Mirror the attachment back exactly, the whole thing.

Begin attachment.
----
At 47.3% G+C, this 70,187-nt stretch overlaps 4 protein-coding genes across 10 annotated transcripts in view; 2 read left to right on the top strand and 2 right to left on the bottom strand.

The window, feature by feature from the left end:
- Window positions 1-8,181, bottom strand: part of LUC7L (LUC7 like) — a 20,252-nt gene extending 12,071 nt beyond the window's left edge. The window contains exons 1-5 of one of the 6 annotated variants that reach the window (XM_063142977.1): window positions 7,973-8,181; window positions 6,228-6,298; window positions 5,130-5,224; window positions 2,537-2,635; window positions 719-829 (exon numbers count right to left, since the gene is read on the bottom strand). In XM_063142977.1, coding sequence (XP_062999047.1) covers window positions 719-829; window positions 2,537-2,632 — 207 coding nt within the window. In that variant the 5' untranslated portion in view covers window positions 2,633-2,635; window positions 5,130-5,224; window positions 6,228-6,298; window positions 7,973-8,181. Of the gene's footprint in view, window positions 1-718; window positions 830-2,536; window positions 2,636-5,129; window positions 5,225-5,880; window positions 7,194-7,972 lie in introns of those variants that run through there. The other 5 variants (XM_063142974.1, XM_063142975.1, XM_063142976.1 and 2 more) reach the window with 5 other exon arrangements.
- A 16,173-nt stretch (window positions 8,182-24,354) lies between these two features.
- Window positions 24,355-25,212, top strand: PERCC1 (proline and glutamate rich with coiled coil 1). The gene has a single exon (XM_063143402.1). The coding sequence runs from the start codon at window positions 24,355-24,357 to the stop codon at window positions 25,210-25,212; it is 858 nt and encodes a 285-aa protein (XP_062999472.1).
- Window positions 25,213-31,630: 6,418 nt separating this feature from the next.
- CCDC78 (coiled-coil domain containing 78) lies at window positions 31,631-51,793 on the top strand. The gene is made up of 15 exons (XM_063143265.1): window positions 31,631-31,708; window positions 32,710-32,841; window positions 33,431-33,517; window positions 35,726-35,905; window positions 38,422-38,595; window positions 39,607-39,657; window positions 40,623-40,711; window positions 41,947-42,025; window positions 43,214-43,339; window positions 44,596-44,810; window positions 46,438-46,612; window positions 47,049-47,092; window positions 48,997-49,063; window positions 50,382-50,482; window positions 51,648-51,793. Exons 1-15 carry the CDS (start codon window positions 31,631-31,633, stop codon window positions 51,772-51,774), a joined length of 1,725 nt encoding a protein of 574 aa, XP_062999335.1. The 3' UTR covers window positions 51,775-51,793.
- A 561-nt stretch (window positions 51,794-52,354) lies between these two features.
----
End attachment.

At 47.3% G+C, this 70,187-nt stretch overlaps 4 protein-coding genes across 10 annotated transcripts in view; 2 read left to right on the top strand and 2 right to left on the bottom strand.

The window, feature by feature from the left end:
- Window positions 1-8,181, bottom strand: part of LUC7L (LUC7 like) — a 20,252-nt gene extending 12,071 nt beyond the window's left edge. The window contains exons 1-5 of one of the 6 annotated variants that reach the window (XM_063142977.1): window positions 7,973-8,181; window positions 6,228-6,298; window positions 5,130-5,224; window positions 2,537-2,635; window positions 719-829 (exon numbers count right to left, since the gene is read on the bottom strand). In XM_063142977.1, coding sequence (XP_062999047.1) covers window positions 719-829; window positions 2,537-2,632 — 207 coding nt within the window. In that variant the 5' untranslated portion in view covers window positions 2,633-2,635; window positions 5,130-5,224; window positions 6,228-6,298; window positions 7,973-8,181. Of the gene's footprint in view, window positions 1-718; window positions 830-2,536; window positions 2,636-5,129; window positions 5,225-5,880; window positions 7,194-7,972 lie in introns of those variants that run through there. The other 5 variants (XM_063142974.1, XM_063142975.1, XM_063142976.1 and 2 more) reach the window with 5 other exon arrangements.
- A 16,173-nt stretch (window positions 8,182-24,354) lies between these two features.
- Window positions 24,355-25,212, top strand: PERCC1 (proline and glutamate rich with coiled coil 1). The gene has a single exon (XM_063143402.1). The coding sequence runs from the start codon at window positions 24,355-24,357 to the stop codon at window positions 25,210-25,212; it is 858 nt and encodes a 285-aa protein (XP_062999472.1).
- Window positions 25,213-31,630: 6,418 nt separating this feature from the next.
- CCDC78 (coiled-coil domain containing 78) lies at window positions 31,631-51,793 on the top strand. The gene is made up of 15 exons (XM_063143265.1): window positions 31,631-31,708; window positions 32,710-32,841; window positions 33,431-33,517; window positions 35,726-35,905; window positions 38,422-38,595; window positions 39,607-39,657; window positions 40,623-40,711; window positions 41,947-42,025; window positions 43,214-43,339; window positions 44,596-44,810; window positions 46,438-46,612; window positions 47,049-47,092; window positions 48,997-49,063; window positions 50,382-50,482; window positions 51,648-51,793. Exons 1-15 carry the CDS (start codon window positions 31,631-31,633, stop codon window positions 51,772-51,774), a joined length of 1,725 nt encoding a protein of 574 aa, XP_062999335.1. The 3' UTR covers window positions 51,775-51,793.
- A 561-nt stretch (window positions 51,794-52,354) lies between these two features.